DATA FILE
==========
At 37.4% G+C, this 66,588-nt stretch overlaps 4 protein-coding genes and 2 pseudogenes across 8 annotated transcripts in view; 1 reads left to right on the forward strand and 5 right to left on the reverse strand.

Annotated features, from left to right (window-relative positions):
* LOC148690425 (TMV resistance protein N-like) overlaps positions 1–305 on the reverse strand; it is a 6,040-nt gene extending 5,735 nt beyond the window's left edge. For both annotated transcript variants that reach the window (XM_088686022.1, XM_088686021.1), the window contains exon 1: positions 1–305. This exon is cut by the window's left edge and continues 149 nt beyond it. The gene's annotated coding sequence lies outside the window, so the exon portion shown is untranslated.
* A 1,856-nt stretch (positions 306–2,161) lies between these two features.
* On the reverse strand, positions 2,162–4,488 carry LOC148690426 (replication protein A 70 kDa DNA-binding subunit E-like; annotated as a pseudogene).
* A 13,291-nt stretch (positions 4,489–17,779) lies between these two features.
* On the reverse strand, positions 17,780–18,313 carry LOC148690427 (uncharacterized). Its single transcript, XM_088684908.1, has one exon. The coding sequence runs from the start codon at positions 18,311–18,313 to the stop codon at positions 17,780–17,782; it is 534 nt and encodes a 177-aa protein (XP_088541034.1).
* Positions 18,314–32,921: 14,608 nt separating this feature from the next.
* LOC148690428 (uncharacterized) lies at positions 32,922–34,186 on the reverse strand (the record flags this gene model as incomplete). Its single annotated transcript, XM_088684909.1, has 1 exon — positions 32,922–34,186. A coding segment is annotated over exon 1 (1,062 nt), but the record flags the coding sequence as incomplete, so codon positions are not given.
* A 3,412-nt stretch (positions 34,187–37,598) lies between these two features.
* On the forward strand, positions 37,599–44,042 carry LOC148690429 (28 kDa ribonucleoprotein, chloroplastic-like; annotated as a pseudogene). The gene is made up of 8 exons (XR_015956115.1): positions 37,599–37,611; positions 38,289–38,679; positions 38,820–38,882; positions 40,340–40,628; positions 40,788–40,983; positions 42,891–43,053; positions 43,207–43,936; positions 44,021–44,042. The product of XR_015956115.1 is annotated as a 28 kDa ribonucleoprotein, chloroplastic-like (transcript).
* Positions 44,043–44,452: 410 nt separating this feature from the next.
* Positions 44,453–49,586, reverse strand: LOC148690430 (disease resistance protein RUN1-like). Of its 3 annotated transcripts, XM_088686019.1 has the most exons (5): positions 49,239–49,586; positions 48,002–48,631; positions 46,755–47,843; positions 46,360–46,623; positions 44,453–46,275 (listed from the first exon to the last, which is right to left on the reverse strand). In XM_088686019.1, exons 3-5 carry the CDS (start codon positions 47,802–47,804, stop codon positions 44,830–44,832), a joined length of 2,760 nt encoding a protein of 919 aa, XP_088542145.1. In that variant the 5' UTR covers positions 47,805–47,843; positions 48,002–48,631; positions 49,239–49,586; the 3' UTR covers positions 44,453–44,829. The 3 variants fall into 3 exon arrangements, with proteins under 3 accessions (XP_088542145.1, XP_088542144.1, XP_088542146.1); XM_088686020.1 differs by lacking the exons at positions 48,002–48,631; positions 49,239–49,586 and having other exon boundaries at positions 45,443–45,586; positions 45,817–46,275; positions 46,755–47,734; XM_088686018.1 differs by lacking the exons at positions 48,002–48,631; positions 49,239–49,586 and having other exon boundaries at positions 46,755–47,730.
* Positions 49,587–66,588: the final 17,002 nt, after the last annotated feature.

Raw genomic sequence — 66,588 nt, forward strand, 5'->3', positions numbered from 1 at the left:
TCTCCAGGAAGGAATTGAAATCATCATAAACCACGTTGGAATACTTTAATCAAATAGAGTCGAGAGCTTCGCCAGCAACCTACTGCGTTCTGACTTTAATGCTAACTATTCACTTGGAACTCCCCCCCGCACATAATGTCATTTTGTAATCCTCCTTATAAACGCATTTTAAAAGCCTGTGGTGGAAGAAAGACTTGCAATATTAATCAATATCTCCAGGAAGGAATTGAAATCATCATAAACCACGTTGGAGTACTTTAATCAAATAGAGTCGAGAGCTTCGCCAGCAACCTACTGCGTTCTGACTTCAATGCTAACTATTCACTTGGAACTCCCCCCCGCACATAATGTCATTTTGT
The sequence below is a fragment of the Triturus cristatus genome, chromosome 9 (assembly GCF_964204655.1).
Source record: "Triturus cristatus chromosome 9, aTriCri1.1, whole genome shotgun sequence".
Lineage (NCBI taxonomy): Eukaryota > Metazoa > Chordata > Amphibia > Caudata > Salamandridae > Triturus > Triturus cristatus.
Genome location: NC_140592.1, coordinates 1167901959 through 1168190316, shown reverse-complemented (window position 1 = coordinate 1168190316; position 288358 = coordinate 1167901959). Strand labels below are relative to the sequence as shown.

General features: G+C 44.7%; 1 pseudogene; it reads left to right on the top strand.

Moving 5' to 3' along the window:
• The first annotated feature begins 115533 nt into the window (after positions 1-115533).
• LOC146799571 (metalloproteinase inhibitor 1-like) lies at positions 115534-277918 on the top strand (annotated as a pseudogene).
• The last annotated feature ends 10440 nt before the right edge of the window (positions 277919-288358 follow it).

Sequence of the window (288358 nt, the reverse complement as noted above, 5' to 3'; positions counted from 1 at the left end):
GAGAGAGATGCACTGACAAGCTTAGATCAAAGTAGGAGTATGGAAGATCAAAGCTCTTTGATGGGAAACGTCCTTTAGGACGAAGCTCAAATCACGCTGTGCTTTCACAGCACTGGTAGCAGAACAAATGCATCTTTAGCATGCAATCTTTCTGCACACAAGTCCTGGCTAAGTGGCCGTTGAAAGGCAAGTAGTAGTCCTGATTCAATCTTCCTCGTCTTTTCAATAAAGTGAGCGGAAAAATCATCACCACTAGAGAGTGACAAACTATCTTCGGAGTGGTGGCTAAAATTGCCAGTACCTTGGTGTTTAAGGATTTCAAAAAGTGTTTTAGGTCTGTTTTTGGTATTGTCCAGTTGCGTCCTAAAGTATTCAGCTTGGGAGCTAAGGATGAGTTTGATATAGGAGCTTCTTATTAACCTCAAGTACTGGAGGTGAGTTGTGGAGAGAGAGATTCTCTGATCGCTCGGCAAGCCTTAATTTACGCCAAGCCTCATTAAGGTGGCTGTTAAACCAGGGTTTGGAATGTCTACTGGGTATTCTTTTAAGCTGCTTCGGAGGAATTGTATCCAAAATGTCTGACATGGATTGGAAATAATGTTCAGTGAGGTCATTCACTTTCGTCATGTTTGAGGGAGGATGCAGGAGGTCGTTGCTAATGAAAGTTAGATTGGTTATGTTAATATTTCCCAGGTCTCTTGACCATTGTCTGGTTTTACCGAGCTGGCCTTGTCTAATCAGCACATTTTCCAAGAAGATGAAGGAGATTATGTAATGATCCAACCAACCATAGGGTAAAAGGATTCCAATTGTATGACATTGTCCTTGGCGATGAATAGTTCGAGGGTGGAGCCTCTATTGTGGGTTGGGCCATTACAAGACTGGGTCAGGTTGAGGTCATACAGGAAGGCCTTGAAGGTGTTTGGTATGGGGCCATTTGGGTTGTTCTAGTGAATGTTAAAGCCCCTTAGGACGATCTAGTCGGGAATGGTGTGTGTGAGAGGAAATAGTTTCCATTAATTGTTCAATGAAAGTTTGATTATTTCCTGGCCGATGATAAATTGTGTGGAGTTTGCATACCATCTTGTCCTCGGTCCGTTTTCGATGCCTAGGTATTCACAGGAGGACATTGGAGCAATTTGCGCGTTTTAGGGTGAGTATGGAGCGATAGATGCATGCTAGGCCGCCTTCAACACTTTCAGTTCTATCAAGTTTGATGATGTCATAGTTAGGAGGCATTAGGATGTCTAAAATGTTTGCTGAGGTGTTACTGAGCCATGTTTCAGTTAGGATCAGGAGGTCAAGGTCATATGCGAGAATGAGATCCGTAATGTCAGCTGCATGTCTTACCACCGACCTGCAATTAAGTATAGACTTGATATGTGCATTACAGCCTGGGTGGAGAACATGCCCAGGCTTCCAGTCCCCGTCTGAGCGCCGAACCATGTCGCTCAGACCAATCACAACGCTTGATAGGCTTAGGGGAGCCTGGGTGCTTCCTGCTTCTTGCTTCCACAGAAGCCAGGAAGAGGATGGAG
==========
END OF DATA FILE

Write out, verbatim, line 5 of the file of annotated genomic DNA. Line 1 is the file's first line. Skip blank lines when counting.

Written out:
* On the reverse strand, positions 2,162–4,488 carry LOC148690426 (replication protein A 70 kDa DNA-binding subunit E-like; annotated as a pseudogene).